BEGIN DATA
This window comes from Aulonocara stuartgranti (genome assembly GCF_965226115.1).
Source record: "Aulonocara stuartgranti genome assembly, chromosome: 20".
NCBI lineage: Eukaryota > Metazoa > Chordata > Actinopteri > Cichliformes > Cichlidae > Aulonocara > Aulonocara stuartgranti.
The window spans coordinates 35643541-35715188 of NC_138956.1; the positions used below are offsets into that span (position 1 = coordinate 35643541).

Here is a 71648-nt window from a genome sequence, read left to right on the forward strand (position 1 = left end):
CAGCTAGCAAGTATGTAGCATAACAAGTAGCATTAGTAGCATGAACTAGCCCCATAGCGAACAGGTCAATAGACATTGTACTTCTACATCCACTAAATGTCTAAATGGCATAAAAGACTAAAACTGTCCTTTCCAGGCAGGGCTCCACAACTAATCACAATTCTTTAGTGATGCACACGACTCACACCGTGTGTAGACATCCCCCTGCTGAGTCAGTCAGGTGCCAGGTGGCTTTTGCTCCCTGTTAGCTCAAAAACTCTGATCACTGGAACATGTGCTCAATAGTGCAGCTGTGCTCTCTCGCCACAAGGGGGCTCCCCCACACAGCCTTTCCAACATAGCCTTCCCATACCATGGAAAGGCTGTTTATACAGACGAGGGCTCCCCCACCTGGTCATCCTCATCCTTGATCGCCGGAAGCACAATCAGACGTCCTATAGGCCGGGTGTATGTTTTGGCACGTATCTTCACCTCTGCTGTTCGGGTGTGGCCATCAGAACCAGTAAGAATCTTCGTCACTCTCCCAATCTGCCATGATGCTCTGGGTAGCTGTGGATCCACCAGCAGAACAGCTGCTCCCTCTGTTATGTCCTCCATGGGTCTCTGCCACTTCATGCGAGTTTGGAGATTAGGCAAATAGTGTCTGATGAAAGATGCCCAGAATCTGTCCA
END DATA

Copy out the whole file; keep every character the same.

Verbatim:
This window comes from Aulonocara stuartgranti (genome assembly GCF_965226115.1).
Source record: "Aulonocara stuartgranti genome assembly, chromosome: 20".
NCBI lineage: Eukaryota > Metazoa > Chordata > Actinopteri > Cichliformes > Cichlidae > Aulonocara > Aulonocara stuartgranti.
The window spans coordinates 35643541-35715188 of NC_138956.1; the positions used below are offsets into that span (position 1 = coordinate 35643541).

Here is a 71648-nt window from a genome sequence, read left to right on the forward strand (position 1 = left end):
CAGCTAGCAAGTATGTAGCATAACAAGTAGCATTAGTAGCATGAACTAGCCCCATAGCGAACAGGTCAATAGACATTGTACTTCTACATCCACTAAATGTCTAAATGGCATAAAAGACTAAAACTGTCCTTTCCAGGCAGGGCTCCACAACTAATCACAATTCTTTAGTGATGCACACGACTCACACCGTGTGTAGACATCCCCCTGCTGAGTCAGTCAGGTGCCAGGTGGCTTTTGCTCCCTGTTAGCTCAAAAACTCTGATCACTGGAACATGTGCTCAATAGTGCAGCTGTGCTCTCTCGCCACAAGGGGGCTCCCCCACACAGCCTTTCCAACATAGCCTTCCCATACCATGGAAAGGCTGTTTATACAGACGAGGGCTCCCCCACCTGGTCATCCTCATCCTTGATCGCCGGAAGCACAATCAGACGTCCTATAGGCCGGGTGTATGTTTTGGCACGTATCTTCACCTCTGCTGTTCGGGTGTGGCCATCAGAACCAGTAAGAATCTTCGTCACTCTCCCAATCTGCCATGATGCTCTGGGTAGCTGTGGATCCACCAGCAGAACAGCTGCTCCCTCTGTTATGTCCTCCATGGGTCTCTGCCACTTCATGCGAGTTTGGAGATTAGGCAAATAGTGTCTGATGAAAGATGCCCAGAATCTGTCCA